Graphic Witness: Hugo Gellert
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Hugo Gellert: Karl Marx' 'Capital' in Lithographs

page 28. TRANSFORMATION OF MONEY INTO CAPITAL
Purchase and Sale of Labor Power

TRANSFORMATION OF MONEY INTO CAPITAL: purchase and sale of labor power

. . .Moneybags must be lucky enough to find somewhere within the sphere of circulation, in the market, a commodity whose use-value has the peculiar quality of being a source of value; a commodity whose actual consumption is a process whereby labor is embodied, and whereby therefore value is created. Our friend does actually find in the market such a specific commodity. He finds it in the capacity for labor, or labor power. . . .

But in order that the owner of money may find labor power offering itself for sale as a commodity in the market, various conditions must be fulfilled. . . . The seller of labor power and the owner of money meet in the market and enter into mutual relations as commodity owners having equal rights, distinguished only by this, that one of them is a buyer and the other a seller; so that they are equal persons in the eye of the law. Such a relation can persist only on the understanding that the owner of labor power sells that labor power for a definite time and no longer; for if he should sell it once and for all, he would sell himself, would change himself from a freeman into a slave, from an owner of a commodity into a commodity. . . .

The second essential condition, if the owner of money is to find labor power in the market, is that the worker, the owner of labor power, shall be one who, instead of being able to sell commodities in which his labor has already been embodied, has to offer for sale his labor power itself, something which does not exist apart from his living personality. . . .

This peculiar commodity, labor power, must now receive closer attention. Like all other commodities, it has a value. How is this value determined?

The value of labor power, like that of every other commodity, is determined by the labor time necessary for the production, and consequently for the reproduction as well, of this specific article. In so far as it has value, labor power itself represents nothing more than a definite amount of average social labor which has been incorporated in it. . . .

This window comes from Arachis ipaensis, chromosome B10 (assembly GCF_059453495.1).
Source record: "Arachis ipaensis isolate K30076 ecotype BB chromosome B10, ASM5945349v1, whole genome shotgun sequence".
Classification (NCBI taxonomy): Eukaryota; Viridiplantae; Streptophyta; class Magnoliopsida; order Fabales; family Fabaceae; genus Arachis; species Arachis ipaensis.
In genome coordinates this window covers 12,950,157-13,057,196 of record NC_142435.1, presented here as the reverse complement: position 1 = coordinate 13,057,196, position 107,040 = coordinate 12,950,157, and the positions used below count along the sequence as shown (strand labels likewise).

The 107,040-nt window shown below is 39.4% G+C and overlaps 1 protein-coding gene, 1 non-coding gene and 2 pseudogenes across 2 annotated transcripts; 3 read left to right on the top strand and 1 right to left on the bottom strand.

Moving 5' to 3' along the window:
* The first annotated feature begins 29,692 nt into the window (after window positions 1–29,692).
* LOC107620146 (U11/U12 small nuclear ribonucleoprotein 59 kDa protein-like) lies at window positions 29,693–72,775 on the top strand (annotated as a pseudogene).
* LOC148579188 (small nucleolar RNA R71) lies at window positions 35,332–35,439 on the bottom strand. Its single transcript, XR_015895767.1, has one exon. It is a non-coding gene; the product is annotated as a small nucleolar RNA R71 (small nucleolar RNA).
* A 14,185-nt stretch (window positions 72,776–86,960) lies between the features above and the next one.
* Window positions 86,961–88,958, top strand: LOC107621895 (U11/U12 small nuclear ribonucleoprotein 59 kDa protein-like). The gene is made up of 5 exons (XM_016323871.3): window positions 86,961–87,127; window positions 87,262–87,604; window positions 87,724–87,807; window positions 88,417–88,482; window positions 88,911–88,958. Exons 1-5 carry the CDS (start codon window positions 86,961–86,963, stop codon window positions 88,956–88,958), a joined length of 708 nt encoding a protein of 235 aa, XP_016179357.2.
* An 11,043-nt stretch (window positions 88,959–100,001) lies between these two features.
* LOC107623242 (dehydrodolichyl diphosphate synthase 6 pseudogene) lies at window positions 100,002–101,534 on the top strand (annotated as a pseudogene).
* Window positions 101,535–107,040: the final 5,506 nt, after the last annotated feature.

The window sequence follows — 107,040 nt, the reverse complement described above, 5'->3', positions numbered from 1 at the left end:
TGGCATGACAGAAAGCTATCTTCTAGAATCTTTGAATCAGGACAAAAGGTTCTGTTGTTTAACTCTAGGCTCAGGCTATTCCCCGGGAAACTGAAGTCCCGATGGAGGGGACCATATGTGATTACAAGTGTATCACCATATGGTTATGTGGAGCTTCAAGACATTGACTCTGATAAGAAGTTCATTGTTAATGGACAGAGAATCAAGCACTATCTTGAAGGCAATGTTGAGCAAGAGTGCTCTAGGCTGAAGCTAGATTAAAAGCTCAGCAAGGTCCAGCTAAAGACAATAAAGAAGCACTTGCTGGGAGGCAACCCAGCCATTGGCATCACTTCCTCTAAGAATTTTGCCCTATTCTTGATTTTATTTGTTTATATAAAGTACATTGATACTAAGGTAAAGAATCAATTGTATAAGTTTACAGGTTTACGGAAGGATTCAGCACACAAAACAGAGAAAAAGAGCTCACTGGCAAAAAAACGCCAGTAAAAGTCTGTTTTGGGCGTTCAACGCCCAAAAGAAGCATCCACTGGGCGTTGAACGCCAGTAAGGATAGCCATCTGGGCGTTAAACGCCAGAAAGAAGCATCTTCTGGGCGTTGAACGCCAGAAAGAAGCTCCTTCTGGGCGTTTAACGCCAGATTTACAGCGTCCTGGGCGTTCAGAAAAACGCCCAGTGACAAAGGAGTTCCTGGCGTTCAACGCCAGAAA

The owner of labor power is mortal. Consequently, if he is to be perennially present in the market, as is essential to the continuous transformation of money into capital, the seller of labor power must perpetuate himself "in the way that every living individual perpetuates himself, by procreation." The labor power withdrawn from the market by wear and tear and by death must be continually replaced by at least an equal quantity of new labor power. Hence the sum total of the means of subsistence necessary for the production of labor power, includes the means of subsistence of those who will replace labor power, that is to say the worker's children. . . .

The lowest limit, or the minimum of the value of labor power, is determined by the value of a quantity of commodities short of a daily supply of which the owner of labor power, the human individual, cannot renew his vital processes; it is determined, that is to say, by the value of the physically indispensable means of subsistence. If the price of labor power falls to this minimum, it falls below its value, seeing that labor power can on these terms only maintain and develop itself in a blighted form. But the value of every commodity is determined by the labor time required to produce it in a normal quality.

. . . In countries where the capitalist method of production has become established, labor power is paid for only after it has functioned throughout the period specified in the contract; for instance, at the end of the week. Everywhere, therefore, the worker advances to the capitalist the use-value of his labor power; the seller of labor power allows the buyer to consume its use-value before the seller gets the price; everywhere the worker gives credit to the capitalist.

. . . We will follow the owner of money and the owner of labor power into the hidden foci of production, crossing the threshold of the portal above which is written: "No admittance except on business." Here we shall discover, not only how capital produces, but also how it is itself produced. We shall at last discover the secret of the making of surplus value.

. . . He who came to the market as the owner of money, leaves it striding forward as a capitalist; he who came to the market as the owner of labor power, brings up the rear as a worker. The former, self-important, self-satisfied, with a keen eye to business; the latter, timid, reluctant, like a man who is bringing his own skin to market and has nothing to expect but a tanning.